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And I said to them, “Let not the gates of Jerusalem be opened until the sun is hot. And while they are still standing guard, let them shut and bar the doors. Appoint guards from among the inhabitants of Jerusalem, some at their guard posts and some in front of their own homes.” The city was wide and large, but the people within it were few, and no houses had been rebuilt.(Nehemiah 7:3-4 ESV)

Can you imagine the state of the city if Nehemiah hadn’t appointed guards? The walls would be relatively useless because ill meaning folks would be devising ways to ruin the city. By posting a guard Nehemiah was allowing the new wall to have its fullest effect as an enemy detourant. Anyone who wanted to breach the city would have to do it with their full force, subterfuge wouldn’t be possible.

We all have things in our lives where we are weak. Places that if we are not careful we will stumble and fall into temptation and sin. It is important that we place a guard in our lives especially around these areas to keep us from the things we know will hurt us the most. If you struggle with giving, then maybe giving should be the first thing you do out of your checkbook instead of the last. This can become a guard for you so that you don’t make decisions based on what’s left, but based on what’s right. If you are tempted to view online pornography, in addition to your repentance an internet filter that you don’t have the pass key too or even the elimination of your internet capable devices would be a good step towards placing a guard in your life. Ideally, you want these behaviors to come truly from the heart, but your heart won’t grow strong in these areas (and others) until you guard it from the sin that it is so prone too. Where are you tempted? How can you place a guard in your life in these areas?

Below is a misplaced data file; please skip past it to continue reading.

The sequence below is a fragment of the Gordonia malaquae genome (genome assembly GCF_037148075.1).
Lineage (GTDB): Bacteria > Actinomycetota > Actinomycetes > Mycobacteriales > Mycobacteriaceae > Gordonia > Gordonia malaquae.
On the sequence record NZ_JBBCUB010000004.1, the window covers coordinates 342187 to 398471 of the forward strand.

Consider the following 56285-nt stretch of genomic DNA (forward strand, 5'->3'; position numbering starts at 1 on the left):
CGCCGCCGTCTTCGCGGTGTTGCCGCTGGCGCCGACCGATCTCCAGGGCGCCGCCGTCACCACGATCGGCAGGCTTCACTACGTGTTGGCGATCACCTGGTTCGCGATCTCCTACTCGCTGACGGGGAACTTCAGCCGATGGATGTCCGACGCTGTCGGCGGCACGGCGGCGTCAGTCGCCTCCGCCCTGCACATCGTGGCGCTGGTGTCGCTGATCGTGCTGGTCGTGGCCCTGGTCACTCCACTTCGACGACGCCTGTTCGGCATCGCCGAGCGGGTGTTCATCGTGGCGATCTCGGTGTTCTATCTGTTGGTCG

Fasting Brings Feelings into Focus (Nehemiah 1:4)

As soon as I heard these words I sat down and wept and mourned for days, and I continued fasting and praying before the God of heaven. (Nehemiah 1:4 ESV)

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What do you do when you have deep feelings about injustice in the world? How do you move? What is the next step? Is it just emotion or can that emotion be channeled into something productive? Take a look at Nehemiah. We are only four verses into this book and already we see his strength of character to ask the question about how others were doing, to hear and respond with weeping, but then he does…MORE.

First he does more feeling. He adds fasting to the mix. He wants his body to ache because his heart aches. This is a long forgotten discipline in our culture. Fasting is the intentional with drawl from food so you can focus on what you feel. In your body it serves as a detox or a cleanse, kind of like a reboot for your digestive system.  Spiritually speaking it does something similar.  In Nehemiah’s time a fast would mean taking time away from meal preparation which included everything from the purchase at the market to the actual cooking of the meal. This was a big time saver, but more than that it was a way not to focus on the day to day things that can consume our thinking and allow a pure focus on what God might have for Nehemiah. Too often we drown out God’s voice because of all the other voices we fill our lives with. In a modern context fasting might also include setting aside entertainment, social media, and other voices that have a way of consuming out thoughts so that we might be able to hear clearly from God. Fasting brings feelings into focus.